Homemade Cider: Selecting the Right Apples


Cooler temperatures and shorter days usher in fall.  Sure, I love summer and the bounty that it brings, but there is something special about autumn.  Not only does it signal the beginning of the end of the harvest, but it heralds in a drink that I associate with crisp days, bonfires, and hayrides.  Yes, I am talking about apple cider.

cider press hopper

cider press hopper

Whether you buy yours from at a farmers’ market or at the local grocery store, great cider is a beverage worth seeking out.  Or if you are fortunate and have your own cider press, it is worth spending an afternoon or two turning apples into cider.

But before we delve further into apple cider, I will clarify the difference between apple cider and apple juice.  Yes, there really is a difference.  Apple cider still has sediments from the pressing of the apples and is usually made from a variety of apples.  This is generally in the form of apple pulp and/or perhaps a bit of apple skin.  These sediments in no way negatively impact the flavor of the cider.  They are in fact what help give apple cider its unique taste.  Apple juice is the result of the sediment being removed from the liquid and juice is typically made with just one variety of apple.   The flavor tends to be a little less distinctive, but still tasting of apples.

After much research and speaking with numerous apple growers, great cider boils down to the apple itself.  Ideally, by blending at least three apple varieties, you can create a cider with a wonderful, complex flavor.  Now don’t worry.  If you only have access to just one type of apple, you can still make a very tasty cider, but it won’t have the depth of flavor that a blend will provide.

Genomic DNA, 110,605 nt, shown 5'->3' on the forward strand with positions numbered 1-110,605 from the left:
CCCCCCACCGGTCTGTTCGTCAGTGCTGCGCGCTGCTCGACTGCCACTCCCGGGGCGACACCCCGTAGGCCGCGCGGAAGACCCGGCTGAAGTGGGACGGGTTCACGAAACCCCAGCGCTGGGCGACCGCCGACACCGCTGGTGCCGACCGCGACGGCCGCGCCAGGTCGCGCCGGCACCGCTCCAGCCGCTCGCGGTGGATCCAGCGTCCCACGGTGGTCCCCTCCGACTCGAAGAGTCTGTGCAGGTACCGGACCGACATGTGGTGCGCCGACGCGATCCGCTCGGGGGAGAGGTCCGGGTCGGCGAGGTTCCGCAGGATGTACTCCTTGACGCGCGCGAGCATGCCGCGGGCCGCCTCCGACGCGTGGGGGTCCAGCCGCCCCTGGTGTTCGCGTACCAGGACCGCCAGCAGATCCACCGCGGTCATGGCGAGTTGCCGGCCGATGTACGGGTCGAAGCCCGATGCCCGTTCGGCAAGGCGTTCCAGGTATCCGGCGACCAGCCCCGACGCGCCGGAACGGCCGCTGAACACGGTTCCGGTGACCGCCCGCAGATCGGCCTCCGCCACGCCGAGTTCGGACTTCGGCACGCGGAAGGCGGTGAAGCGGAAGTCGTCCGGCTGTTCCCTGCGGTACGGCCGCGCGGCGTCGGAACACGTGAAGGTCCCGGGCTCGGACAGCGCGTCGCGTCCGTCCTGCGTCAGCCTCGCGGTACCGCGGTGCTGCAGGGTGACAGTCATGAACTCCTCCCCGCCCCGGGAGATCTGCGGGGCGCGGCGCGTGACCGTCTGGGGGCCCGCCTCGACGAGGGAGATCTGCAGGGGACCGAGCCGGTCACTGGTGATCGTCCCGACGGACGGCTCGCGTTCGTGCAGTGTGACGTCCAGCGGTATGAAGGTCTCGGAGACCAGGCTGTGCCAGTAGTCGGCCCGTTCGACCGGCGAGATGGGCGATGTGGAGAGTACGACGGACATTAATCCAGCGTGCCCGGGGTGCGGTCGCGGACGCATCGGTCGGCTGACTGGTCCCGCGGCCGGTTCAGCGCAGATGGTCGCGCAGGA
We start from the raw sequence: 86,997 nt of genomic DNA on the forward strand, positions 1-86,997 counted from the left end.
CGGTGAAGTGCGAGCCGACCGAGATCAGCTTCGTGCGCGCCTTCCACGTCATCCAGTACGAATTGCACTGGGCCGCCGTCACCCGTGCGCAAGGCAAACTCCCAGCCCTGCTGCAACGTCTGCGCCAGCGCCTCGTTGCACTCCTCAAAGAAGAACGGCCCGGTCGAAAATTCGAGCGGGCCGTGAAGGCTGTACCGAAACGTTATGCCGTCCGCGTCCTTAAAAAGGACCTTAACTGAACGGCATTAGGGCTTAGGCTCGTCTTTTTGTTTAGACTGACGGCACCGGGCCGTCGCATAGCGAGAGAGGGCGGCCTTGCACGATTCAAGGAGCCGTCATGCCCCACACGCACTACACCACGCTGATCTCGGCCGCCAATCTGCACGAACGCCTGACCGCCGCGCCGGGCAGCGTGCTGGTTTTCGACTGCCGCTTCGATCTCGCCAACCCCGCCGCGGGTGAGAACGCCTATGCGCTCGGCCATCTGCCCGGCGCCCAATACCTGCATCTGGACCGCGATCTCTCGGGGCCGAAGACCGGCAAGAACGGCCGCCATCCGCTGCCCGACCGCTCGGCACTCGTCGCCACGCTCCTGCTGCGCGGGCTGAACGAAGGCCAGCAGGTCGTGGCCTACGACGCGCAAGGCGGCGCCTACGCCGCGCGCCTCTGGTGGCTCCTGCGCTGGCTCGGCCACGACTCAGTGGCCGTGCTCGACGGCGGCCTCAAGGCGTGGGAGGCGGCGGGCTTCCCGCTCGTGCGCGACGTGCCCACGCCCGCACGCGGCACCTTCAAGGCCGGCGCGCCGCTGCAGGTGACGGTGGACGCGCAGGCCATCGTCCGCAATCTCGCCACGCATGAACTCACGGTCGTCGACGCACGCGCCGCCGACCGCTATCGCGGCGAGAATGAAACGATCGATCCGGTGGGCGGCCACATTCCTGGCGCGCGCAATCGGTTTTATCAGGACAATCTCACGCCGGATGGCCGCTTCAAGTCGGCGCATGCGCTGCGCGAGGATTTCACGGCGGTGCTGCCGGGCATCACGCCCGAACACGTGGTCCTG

Fuji apple

Fuji apple

There are three areas that apples fall in.  Sweet. Tart (sharp).  Aromatic (bittersweet).  Examples of sweet apples include: Red Delicious, Braeburn, Golden Delicious, Honeycrisp, Gala, and Fuji.  Examples of tart apples include: McIntosh, Northern Spy, Granny Smith, Jonathan, Pink Lady, Gravenstein, and Winesap.  Examples of Aromatic apples include: Newton, Cortland, Spartan, Empire, and Jonomac.  While these three lists are not complete given that there are hundreds of apple varieties across the country, this will give you a good starting point.  If you happen to be at an orchard, ask them which varieties they would recommend blending to produce a great tasting cider.

If you have access to multiple varieties, by all means, please use apples from those areas.  A good starting point is to equal amounts of sweet, tart, and aromatic apples.

Now that you have an idea of which varieties to use, it is time to talk quantity.  If you buy apples by the bushel, a rule of thumb is that one bushel of apples can produce 2 – 3 gallons of cider.  Fresh cider does not have a long shelf life at room temperature.  It is best consumed shortly after pressing or it should go into cold storage, such as the refrigerator.  If you have plastic containers, you can move your cider to the freezer for longer term storage.

So friends, I encourage you to visit an orchard or go to a farmers’ market.  Ask questions, purchase a variety of apples, and you too, can be enjoying the amber liquid that tastes of autumn.  Cheers!


10 responses »

    • While I don’t have experience on a wide variety of cider presses (haven’t used any of the countertop models), I have used a few models that stand on the ground. They basically work the same, but I prefer the ones that have the ‘fruit grinder’ hopper on top as the ground fruit releases more juice compared to those that just press the fruit whole. You may be able to find a used press (one that stands on the ground for $100 – $200), but price will vary based upon the size. Hope this helps.

    • I hope that you find the information beneficial. We have been doing cider pressing workshops for several years and so just putting together what we have learned over the years. Thank you for stopping by.

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